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the Top SSD Companies in Q2 2018

which grabbed the attention of SSD readers of StorageSearch.com

45th quarterly edition

by Zsolt Kerekes, editor - StorageSearch.com
Since this series began 11 years ago it has helped millions of readers in the SSD ecosystem confidently identify emerging market patterns and significant new companies.

I have found it to be incredibly useful in my work as an editor too. In fact that's how the list really started - when I began to share some of the internal data I was seeing in my web logs. But all good things come to an end and after 26 years doing this kind of stuff my active role as a publisher, analyst, blogger and editor in the storage market will cease entirely in 2019. I've got a lot of questions to answer related to the many inquiries I've already had from companies interested in buying StorageSearch.com.

So I'm keeping this edition short.

That brevity includes the number of companies in the list too - which has crunched back to the size it was at the start of the series. Why? Well one reason is that memoryfication companies are more important to the future of the SSD and memory markets than pure play SSD companies. At the outset of this series I correctly predicted that the SSD market would grow from tens of companies to many hundreds. And that's the original list expanded from 10 to about 25.

When it comes to companies which are pivotal to the next stages in the future of the SSD and memory systems markets I would say there are less than 40 companies today which are doing interesting things. And just as the HDD and RAID systems markets of the 1990s and early 2000s eventually gave to the SSD fabric infrastructures and ecosystems of today - so too will the SSD and storage markets migrate in the next decade to become various types of specialized memory systems which I think will emulate storage as a backwards compatible legacy software notion while being primarly focused on new applications and markets created by intelligently applied memory.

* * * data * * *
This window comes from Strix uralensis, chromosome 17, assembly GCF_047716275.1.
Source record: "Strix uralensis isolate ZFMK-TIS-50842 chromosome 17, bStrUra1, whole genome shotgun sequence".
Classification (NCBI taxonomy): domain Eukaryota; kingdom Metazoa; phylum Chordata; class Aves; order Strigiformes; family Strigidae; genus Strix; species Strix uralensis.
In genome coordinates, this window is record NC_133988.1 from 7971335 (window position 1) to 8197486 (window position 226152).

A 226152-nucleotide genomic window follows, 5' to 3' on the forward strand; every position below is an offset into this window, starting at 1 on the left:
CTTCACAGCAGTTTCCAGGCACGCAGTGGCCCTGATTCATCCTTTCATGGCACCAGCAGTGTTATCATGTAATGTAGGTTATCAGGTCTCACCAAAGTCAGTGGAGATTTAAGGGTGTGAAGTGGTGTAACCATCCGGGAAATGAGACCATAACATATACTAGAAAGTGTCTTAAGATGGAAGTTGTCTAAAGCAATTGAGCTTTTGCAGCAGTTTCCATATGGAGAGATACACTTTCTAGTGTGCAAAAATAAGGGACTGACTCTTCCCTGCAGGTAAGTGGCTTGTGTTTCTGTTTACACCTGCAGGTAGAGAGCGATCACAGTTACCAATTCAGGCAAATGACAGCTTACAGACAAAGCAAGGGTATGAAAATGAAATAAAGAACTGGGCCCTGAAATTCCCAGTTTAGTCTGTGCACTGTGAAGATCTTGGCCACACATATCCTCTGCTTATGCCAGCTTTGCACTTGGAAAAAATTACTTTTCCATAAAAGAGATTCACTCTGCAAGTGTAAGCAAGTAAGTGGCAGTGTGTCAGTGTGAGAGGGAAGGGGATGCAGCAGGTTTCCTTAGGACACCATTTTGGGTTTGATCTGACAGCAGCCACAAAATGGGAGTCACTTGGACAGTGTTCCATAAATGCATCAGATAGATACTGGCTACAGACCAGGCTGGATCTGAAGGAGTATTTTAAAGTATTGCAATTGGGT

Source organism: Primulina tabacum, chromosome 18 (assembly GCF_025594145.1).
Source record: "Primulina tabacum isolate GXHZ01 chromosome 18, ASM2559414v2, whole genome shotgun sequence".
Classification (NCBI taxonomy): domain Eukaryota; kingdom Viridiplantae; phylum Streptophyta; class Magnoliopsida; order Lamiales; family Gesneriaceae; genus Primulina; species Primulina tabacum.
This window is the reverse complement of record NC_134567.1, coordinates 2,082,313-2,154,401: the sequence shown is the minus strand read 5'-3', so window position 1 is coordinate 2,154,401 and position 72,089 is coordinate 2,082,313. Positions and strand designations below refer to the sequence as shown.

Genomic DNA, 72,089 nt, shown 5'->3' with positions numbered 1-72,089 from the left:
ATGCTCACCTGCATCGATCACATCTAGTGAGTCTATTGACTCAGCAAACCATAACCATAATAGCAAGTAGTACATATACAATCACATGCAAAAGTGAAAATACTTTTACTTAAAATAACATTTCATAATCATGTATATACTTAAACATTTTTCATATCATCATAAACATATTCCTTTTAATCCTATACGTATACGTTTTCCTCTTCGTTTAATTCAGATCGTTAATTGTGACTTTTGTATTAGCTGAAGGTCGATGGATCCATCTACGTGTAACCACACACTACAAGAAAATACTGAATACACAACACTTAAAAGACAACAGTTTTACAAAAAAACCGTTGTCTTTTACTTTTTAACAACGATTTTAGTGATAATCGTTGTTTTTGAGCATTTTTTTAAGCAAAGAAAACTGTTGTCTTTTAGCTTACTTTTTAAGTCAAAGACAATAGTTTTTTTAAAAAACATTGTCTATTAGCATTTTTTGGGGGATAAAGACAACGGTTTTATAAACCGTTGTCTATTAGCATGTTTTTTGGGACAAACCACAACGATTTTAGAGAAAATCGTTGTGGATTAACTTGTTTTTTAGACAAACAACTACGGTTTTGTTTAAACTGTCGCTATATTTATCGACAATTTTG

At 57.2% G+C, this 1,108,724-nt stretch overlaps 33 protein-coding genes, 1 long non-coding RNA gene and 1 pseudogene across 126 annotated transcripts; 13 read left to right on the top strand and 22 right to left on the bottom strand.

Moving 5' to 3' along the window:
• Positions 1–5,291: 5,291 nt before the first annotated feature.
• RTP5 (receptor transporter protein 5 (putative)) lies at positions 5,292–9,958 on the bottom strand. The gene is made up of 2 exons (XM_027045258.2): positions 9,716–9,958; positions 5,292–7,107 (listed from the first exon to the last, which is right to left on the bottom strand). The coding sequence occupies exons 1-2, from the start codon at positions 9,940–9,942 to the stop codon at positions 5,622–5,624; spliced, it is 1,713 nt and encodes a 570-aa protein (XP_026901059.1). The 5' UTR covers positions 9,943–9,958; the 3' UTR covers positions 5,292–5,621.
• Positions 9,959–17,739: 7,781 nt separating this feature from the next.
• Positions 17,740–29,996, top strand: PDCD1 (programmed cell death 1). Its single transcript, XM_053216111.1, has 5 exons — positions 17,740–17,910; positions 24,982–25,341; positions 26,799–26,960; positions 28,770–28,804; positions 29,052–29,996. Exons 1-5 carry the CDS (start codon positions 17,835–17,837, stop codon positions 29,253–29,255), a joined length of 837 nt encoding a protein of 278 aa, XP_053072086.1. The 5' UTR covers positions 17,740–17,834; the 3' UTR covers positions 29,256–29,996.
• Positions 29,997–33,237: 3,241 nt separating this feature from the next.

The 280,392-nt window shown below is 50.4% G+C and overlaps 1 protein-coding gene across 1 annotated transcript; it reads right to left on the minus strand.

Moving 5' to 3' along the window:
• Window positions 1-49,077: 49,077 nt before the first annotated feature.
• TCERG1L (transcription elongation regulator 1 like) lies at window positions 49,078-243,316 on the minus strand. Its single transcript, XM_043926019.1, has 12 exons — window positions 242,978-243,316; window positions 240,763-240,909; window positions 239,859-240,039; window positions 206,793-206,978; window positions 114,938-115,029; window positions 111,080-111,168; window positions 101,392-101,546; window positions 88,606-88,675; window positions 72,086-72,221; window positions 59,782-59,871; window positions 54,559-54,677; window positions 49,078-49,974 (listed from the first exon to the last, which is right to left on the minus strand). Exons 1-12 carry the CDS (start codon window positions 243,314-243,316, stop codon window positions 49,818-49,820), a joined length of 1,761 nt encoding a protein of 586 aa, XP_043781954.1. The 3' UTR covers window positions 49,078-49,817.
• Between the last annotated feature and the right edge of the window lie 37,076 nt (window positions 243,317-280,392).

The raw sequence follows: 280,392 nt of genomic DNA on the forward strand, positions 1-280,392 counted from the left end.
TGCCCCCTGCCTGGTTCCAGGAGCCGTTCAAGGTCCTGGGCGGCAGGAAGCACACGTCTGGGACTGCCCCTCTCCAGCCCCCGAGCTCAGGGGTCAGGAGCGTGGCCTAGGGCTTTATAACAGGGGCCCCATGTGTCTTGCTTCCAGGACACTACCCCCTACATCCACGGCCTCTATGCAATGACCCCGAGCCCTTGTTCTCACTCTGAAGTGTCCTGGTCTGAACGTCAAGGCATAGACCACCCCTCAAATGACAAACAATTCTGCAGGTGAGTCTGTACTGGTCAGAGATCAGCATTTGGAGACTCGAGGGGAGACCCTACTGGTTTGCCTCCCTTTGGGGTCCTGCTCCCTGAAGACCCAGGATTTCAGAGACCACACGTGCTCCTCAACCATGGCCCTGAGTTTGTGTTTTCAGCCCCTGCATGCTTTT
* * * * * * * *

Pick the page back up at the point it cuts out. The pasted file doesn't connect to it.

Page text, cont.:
Although that next phase of market and technology evolution began 4 years ago - progress has been slow. But the SSD market has been the main incubator and is a good enough sampling basis to capture who those companies are. As you can see from some of my older articles about the interplay of processor design with memory - the future market will be impacted also by new types of processors and accelerators which don't look much like old style storage or memory or CPUs. Anyway - enough of looking of ahead. Let's look back again to this list. You can still find deep coverage and analysis of the important ideas which were permeating in the news archives duing this quarter here:- April, May, and June 2018.

the Top 10 SSD Companies - Q2 2018

based on StorageSearch.com reader interest in this period)
1 NGD Systems - same as before. Best known for shipping SSDs with in-situ processing / computational storage.
2 Seagate - Best known as one of the 2 leading hard drive manufacturers which successfully crossed the chasm to SSD market prominence - in Seagate's case (so far) without owning memory fabs.